Shelves: nature , art Heft this book, open it at random, and your first reaction might be, "Ah, a coffee-table book. Their unfeathered selves are real specimens that are posed in the act Heft this book, open it at random, and your first reaction might be, "Ah, a coffee-table book. Their unfeathered selves are real specimens that are posed in the act of flying, walking, or standing, even as they would have in life. The author hastens to assure us that "no birds were harmed" in the production of the book. She has taken specimens that were already dead and prepared them for her drawings.
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The Unfeathered Bird: An Illustrated History of Avian Anatomy Evolutionary eccentricities, ornithological oddities, and the engineering mysteries of flight. By Maria Popova Birds are an incessant source of scientific fascination, from why they sing to how their wings work. What emerges is an illuminating and meticulously illustrated look at the brilliance of birds at the intersection of art, science and history, covering such intricate mysteries as how the ostrich lost two of its four toes and why the vulture diverged into radically different Old World and New World varieties.
The or so intricate drawings include a number of species never illustrated before and explore everything from the mechanics of flight to the aerodynamics of avian skulls. The skeleton needs to be of a lightweight structure, with large flattened surfaces for the attachment of muscles, and to have tremendous rigidity and the strength to support the entire weight of the animal while airborne.
The components are highly specialized and once a satisfactory blueprint has been achieved there is very little room for modification. The paradox, then, is that although the birds represent the largest class of all the vertebrates — approaching ten thousand species — they are fundamentally rather uniform; though with some very surprising variations!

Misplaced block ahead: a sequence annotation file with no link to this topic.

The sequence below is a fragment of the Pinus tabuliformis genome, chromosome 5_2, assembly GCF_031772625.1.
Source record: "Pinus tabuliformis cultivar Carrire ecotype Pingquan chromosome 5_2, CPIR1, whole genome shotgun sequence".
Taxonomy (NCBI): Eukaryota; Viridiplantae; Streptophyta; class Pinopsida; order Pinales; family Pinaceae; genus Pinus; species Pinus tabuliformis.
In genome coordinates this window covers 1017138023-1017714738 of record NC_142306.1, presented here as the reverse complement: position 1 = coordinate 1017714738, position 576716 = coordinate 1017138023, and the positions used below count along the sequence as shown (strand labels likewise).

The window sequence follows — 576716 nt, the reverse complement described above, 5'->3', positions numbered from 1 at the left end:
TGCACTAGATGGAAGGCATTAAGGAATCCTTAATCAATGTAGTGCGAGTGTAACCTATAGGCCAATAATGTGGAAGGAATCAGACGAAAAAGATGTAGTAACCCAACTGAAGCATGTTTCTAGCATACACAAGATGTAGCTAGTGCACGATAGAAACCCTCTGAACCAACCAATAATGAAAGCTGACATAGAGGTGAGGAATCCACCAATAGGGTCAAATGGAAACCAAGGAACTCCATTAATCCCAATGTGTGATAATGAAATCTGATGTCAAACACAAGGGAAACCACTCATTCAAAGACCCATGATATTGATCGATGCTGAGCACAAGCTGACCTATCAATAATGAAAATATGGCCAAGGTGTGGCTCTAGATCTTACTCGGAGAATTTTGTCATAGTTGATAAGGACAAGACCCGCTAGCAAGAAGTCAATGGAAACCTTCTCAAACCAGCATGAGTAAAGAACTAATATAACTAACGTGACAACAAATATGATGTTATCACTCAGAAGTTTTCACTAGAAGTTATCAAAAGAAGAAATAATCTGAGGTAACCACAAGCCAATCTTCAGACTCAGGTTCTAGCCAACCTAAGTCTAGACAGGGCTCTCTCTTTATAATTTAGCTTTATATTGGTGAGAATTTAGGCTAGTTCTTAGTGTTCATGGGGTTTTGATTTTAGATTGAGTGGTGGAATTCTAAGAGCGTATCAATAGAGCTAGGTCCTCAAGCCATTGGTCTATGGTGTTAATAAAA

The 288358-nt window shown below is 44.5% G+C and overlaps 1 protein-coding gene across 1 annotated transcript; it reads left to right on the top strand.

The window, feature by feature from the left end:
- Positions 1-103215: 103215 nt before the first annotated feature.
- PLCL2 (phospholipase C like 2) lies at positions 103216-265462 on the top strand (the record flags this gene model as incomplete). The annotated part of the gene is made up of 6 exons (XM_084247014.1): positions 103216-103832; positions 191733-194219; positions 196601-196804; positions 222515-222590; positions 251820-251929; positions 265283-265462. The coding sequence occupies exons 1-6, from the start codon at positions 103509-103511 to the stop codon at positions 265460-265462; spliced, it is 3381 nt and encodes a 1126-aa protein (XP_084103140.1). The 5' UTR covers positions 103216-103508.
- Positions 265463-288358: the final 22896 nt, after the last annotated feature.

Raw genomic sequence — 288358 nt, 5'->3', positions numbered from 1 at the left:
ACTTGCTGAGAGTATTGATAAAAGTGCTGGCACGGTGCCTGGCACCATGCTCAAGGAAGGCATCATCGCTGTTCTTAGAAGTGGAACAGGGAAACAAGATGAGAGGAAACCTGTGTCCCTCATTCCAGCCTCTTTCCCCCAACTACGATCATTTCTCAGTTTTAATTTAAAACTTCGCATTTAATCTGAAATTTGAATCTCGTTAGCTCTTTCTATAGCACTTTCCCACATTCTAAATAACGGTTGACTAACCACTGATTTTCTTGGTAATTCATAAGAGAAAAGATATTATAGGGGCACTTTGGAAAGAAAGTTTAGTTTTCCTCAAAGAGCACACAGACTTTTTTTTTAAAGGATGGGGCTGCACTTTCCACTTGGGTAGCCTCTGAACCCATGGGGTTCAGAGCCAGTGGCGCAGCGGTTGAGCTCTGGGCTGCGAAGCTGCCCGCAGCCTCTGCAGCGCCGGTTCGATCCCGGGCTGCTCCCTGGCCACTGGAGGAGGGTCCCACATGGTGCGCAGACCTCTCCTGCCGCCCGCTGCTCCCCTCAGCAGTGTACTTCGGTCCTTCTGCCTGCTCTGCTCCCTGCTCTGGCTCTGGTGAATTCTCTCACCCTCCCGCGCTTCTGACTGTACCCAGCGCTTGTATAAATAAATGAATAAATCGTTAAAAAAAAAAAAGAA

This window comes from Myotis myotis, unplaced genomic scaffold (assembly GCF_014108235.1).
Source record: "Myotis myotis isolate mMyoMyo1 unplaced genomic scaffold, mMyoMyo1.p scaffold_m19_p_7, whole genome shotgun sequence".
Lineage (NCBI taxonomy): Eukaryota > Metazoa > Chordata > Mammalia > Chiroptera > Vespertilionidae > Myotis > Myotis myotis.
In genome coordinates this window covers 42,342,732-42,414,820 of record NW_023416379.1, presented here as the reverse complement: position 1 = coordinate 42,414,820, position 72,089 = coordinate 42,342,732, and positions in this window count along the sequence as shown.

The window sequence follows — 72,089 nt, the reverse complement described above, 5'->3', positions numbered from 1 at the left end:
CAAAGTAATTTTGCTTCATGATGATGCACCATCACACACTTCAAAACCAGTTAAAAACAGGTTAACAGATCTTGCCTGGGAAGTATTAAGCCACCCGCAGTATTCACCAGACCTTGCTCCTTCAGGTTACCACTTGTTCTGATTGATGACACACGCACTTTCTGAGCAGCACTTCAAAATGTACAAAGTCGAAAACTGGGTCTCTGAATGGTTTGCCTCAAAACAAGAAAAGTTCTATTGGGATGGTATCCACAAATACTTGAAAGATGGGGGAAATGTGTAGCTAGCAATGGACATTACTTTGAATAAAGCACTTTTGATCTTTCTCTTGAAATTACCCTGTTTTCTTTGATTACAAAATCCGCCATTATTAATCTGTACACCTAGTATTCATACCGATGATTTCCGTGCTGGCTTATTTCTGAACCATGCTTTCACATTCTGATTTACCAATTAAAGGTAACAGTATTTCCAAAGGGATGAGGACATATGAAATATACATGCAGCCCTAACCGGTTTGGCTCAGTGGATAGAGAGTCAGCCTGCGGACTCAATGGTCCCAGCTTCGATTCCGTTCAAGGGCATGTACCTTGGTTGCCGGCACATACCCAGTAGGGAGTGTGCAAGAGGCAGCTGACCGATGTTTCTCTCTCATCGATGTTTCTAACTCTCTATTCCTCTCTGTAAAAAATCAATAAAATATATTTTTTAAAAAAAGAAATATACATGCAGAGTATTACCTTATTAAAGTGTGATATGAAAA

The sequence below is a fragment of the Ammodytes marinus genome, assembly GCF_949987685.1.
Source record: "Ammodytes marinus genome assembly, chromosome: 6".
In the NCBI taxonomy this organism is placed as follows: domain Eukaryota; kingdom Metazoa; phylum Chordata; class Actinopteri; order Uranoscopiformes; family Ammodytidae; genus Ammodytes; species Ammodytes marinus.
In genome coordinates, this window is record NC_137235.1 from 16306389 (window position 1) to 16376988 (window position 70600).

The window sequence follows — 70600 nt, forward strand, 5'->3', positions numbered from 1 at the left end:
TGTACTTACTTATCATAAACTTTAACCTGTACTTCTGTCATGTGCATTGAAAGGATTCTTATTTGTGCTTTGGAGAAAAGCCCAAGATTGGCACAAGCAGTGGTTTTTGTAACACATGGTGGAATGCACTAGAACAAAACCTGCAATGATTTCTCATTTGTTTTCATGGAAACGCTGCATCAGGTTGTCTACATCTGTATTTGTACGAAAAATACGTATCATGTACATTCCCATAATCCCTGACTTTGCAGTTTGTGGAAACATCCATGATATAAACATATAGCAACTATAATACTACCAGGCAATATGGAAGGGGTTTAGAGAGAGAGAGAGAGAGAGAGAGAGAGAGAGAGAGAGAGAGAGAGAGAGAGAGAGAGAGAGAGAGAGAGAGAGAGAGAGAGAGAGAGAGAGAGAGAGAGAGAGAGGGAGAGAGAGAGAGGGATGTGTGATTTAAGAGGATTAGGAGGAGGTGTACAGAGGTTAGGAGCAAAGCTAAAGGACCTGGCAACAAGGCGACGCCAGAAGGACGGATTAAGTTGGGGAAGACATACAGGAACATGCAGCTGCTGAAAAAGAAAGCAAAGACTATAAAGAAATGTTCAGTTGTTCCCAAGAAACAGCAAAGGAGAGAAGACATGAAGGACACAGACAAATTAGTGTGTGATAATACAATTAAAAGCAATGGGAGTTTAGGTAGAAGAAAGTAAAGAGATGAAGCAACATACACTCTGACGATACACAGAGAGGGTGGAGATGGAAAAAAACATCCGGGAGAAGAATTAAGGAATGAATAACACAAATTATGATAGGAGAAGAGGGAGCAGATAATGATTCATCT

The adaptation for flight is the most important factor behind the structure of birds and can provide an explanation for virtually all of their anatomical characteristics — even those that seem to have nothing to do with flying. For example, with wings instead of front legs, birds need two strong hind limbs and a modified posture to balance on them. One of the most intriguing chapters deals with the divergence of vulture species between the New and Old World: The universal truths about vultures are, as every schoolchild knows, as follows: they have a bare head, a hooked beak, and long, broad wings, and they eat things they find dead.
Few definitions could be more cut and dried. All over the Americas, Europe, and Asia this very uniform group of birds can be instantly recognized and, on a group level at least, poses no problems of identification.
So when, in the s, the newly developed techniques for hybridizing strands of DNA revealed that the New World vultures may not be vultures at all but close relatives of the storks, it created something of a sensation. Indeed, to the average birdwatcher the concept seemed to symbolize the chaos that test-tube technology would drag their world into without the steadying hand of empirical common sense.
In fact, by the time the DNA experiments were taking place, it had already been around for over a hundred years, based on a range of complex anatomical features: the musculature of the wings, formation of the intestines, and so forth. They are probably not, after all, stork relatives, and for the time being some authorities have tentatively returned them to the company of other hook-billed birds. What is perhaps most remarkable, however, is not that New and Old World vultures may not be related but that two possibly unrelated groups of birds have come to look so alike.
They differ externally only in the longer and functional hind toe of the Old World vultures and the open nostrils you can see right through from one side to the other of the New World vultures. This similarity is the result of a process called convergent evolution. So when different animal groups share the same ecological niche independently of one another there is a tendency for them to reinvent the wheel, finding the same solutions to the same challenges and ultimately coming to look very much alike.
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The Unfeathered Bird